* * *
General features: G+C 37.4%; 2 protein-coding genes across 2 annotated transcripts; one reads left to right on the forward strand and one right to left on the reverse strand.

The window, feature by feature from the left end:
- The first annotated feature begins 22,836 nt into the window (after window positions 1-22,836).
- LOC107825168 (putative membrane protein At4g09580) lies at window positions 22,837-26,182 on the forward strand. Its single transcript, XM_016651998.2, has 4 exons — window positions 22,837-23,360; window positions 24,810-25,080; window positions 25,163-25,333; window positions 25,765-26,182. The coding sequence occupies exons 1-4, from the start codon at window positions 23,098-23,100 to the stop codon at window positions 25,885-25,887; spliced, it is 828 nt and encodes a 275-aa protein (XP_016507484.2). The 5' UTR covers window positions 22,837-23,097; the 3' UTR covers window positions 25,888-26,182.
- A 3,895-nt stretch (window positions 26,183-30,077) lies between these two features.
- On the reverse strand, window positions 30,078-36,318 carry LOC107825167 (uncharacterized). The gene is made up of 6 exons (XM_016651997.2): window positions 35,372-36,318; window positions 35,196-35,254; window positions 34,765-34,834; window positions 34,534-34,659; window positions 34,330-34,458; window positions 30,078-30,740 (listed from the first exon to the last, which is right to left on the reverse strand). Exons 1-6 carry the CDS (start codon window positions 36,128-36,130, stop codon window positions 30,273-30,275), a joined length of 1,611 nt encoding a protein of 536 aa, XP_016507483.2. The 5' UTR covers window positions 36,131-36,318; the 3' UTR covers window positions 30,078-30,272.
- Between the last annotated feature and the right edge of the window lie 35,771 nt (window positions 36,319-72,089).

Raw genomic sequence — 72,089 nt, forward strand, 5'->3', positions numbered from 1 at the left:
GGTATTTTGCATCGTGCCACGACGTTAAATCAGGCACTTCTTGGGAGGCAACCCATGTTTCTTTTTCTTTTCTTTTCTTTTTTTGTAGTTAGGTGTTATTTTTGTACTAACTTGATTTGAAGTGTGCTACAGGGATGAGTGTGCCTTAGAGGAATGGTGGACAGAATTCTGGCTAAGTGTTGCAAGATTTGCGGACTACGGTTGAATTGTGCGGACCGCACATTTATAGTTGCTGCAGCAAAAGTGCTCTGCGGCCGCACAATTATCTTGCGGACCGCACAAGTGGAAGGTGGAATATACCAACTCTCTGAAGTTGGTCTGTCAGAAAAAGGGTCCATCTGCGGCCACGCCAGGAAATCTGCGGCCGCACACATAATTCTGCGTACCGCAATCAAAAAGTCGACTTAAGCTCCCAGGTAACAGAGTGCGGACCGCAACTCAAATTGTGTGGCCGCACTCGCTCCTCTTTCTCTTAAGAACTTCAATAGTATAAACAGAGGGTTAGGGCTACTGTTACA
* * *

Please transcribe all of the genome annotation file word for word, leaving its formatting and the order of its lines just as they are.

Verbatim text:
General features: G+C 37.4%; 2 protein-coding genes across 2 annotated transcripts; one reads left to right on the forward strand and one right to left on the reverse strand.

The window, feature by feature from the left end:
- The first annotated feature begins 22,836 nt into the window (after window positions 1-22,836).
- LOC107825168 (putative membrane protein At4g09580) lies at window positions 22,837-26,182 on the forward strand. Its single transcript, XM_016651998.2, has 4 exons — window positions 22,837-23,360; window positions 24,810-25,080; window positions 25,163-25,333; window positions 25,765-26,182. The coding sequence occupies exons 1-4, from the start codon at window positions 23,098-23,100 to the stop codon at window positions 25,885-25,887; spliced, it is 828 nt and encodes a 275-aa protein (XP_016507484.2). The 5' UTR covers window positions 22,837-23,097; the 3' UTR covers window positions 25,888-26,182.
- A 3,895-nt stretch (window positions 26,183-30,077) lies between these two features.
- On the reverse strand, window positions 30,078-36,318 carry LOC107825167 (uncharacterized). The gene is made up of 6 exons (XM_016651997.2): window positions 35,372-36,318; window positions 35,196-35,254; window positions 34,765-34,834; window positions 34,534-34,659; window positions 34,330-34,458; window positions 30,078-30,740 (listed from the first exon to the last, which is right to left on the reverse strand). Exons 1-6 carry the CDS (start codon window positions 36,128-36,130, stop codon window positions 30,273-30,275), a joined length of 1,611 nt encoding a protein of 536 aa, XP_016507483.2. The 5' UTR covers window positions 36,131-36,318; the 3' UTR covers window positions 30,078-30,272.
- Between the last annotated feature and the right edge of the window lie 35,771 nt (window positions 36,319-72,089).

Raw genomic sequence — 72,089 nt, forward strand, 5'->3', positions numbered from 1 at the left:
GGTATTTTGCATCGTGCCACGACGTTAAATCAGGCACTTCTTGGGAGGCAACCCATGTTTCTTTTTCTTTTCTTTTCTTTTTTTGTAGTTAGGTGTTATTTTTGTACTAACTTGATTTGAAGTGTGCTACAGGGATGAGTGTGCCTTAGAGGAATGGTGGACAGAATTCTGGCTAAGTGTTGCAAGATTTGCGGACTACGGTTGAATTGTGCGGACCGCACATTTATAGTTGCTGCAGCAAAAGTGCTCTGCGGCCGCACAATTATCTTGCGGACCGCACAAGTGGAAGGTGGAATATACCAACTCTCTGAAGTTGGTCTGTCAGAAAAAGGGTCCATCTGCGGCCACGCCAGGAAATCTGCGGCCGCACACATAATTCTGCGTACCGCAATCAAAAAGTCGACTTAAGCTCCCAGGTAACAGAGTGCGGACCGCAACTCAAATTGTGTGGCCGCACTCGCTCCTCTTTCTCTTAAGAACTTCAATAGTATAAACAGAGGGTTAGGGCTACTGTTACA